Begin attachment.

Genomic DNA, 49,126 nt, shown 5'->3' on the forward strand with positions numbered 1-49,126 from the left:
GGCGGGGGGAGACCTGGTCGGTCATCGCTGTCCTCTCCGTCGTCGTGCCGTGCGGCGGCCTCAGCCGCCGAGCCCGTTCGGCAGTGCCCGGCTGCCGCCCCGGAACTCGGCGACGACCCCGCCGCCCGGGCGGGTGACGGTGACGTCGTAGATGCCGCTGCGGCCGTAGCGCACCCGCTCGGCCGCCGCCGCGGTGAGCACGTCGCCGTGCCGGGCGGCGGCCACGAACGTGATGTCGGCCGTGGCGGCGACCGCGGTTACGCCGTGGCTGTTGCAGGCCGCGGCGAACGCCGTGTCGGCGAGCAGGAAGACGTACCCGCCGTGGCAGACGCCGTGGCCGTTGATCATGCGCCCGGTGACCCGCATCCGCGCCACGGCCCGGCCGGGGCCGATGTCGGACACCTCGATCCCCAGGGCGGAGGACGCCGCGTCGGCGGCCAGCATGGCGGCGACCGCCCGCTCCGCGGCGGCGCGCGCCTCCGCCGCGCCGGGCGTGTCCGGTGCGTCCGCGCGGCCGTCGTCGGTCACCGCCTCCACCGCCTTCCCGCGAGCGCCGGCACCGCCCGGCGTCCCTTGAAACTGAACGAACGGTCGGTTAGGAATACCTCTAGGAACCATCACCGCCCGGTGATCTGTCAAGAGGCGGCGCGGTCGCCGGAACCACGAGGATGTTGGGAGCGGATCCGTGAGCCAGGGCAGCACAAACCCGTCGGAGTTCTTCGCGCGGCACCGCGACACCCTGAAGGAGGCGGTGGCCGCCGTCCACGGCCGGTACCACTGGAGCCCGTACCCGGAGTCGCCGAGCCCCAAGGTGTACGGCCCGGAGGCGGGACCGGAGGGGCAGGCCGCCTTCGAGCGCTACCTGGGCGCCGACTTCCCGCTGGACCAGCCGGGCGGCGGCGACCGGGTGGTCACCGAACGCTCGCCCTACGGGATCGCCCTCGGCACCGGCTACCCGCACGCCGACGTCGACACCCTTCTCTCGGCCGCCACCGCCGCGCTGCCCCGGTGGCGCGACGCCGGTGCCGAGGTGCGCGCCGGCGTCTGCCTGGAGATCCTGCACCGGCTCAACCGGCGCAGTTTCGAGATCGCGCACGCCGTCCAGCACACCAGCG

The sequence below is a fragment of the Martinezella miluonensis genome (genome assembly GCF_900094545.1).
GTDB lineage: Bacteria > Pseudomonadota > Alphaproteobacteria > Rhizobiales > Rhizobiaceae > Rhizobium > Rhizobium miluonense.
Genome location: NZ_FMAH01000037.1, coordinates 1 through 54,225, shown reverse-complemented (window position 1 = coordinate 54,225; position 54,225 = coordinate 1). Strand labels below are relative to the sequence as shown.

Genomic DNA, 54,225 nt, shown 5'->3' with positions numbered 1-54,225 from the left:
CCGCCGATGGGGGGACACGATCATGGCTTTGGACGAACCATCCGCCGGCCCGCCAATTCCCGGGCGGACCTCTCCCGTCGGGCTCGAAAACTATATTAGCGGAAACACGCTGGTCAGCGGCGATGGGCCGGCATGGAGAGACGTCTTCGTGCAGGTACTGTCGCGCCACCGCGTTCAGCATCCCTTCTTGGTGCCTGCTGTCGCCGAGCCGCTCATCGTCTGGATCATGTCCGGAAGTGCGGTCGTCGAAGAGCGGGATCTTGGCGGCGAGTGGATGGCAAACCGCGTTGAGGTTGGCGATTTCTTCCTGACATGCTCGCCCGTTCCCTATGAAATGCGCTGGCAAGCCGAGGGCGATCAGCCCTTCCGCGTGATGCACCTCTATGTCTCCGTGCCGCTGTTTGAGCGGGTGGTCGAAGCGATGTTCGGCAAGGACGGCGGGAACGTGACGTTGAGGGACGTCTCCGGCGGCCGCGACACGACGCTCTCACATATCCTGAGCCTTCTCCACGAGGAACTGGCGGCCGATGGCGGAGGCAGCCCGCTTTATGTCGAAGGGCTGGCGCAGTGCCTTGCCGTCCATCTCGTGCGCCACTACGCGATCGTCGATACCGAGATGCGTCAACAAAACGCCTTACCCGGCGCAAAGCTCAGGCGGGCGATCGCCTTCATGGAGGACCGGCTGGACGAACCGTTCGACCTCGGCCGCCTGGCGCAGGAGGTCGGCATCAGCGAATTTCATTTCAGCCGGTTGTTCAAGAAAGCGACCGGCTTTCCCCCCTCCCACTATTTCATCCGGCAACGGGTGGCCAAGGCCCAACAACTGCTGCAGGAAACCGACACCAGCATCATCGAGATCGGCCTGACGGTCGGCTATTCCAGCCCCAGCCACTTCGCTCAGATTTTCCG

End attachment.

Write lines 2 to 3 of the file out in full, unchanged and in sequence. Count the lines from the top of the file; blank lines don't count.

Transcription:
GGCGGGGGGAGACCTGGTCGGTCATCGCTGTCCTCTCCGTCGTCGTGCCGTGCGGCGGCCTCAGCCGCCGAGCCCGTTCGGCAGTGCCCGGCTGCCGCCCCGGAACTCGGCGACGACCCCGCCGCCCGGGCGGGTGACGGTGACGTCGTAGATGCCGCTGCGGCCGTAGCGCACCCGCTCGGCCGCCGCCGCGGTGAGCACGTCGCCGTGCCGGGCGGCGGCCACGAACGTGATGTCGGCCGTGGCGGCGACCGCGGTTACGCCGTGGCTGTTGCAGGCCGCGGCGAACGCCGTGTCGGCGAGCAGGAAGACGTACCCGCCGTGGCAGACGCCGTGGCCGTTGATCATGCGCCCGGTGACCCGCATCCGCGCCACGGCCCGGCCGGGGCCGATGTCGGACACCTCGATCCCCAGGGCGGAGGACGCCGCGTCGGCGGCCAGCATGGCGGCGACCGCCCGCTCCGCGGCGGCGCGCGCCTCCGCCGCGCCGGGCGTGTCCGGTGCGTCCGCGCGGCCGTCGTCGGTCACCGCCTCCACCGCCTTCCCGCGAGCGCCGGCACCGCCCGGCGTCCCTTGAAACTGAACGAACGGTCGGTTAGGAATACCTCTAGGAACCATCACCGCCCGGTGATCTGTCAAGAGGCGGCGCGGTCGCCGGAACCACGAGGATGTTGGGAGCGGATCCGTGAGCCAGGGCAGCACAAACCCGTCGGAGTTCTTCGCGCGGCACCGCGACACCCTGAAGGAGGCGGTGGCCGCCGTCCACGGCCGGTACCACTGGAGCCCGTACCCGGAGTCGCCGAGCCCCAAGGTGTACGGCCCGGAGGCGGGACCGGAGGGGCAGGCCGCCTTCGAGCGCTACCTGGGCGCCGACTTCCCGCTGGACCAGCCGGGCGGCGGCGACCGGGTGGTCACCGAACGCTCGCCCTACGGGATCGCCCTCGGCACCGGCTACCCGCACGCCGACGTCGACACCCTTCTCTCGGCCGCCACCGCCGCGCTGCCCCGGTGGCGCGACGCCGGTGCCGAGGTGCGCGCCGGCGTCTGCCTGGAGATCCTGCACCGGCTCAACCGGCGCAGTTTCGAGATCGCGCACGCCGTCCAGCACACCAGCG

The sequence below is a fragment of the Martinezella miluonensis genome (genome assembly GCF_900094545.1).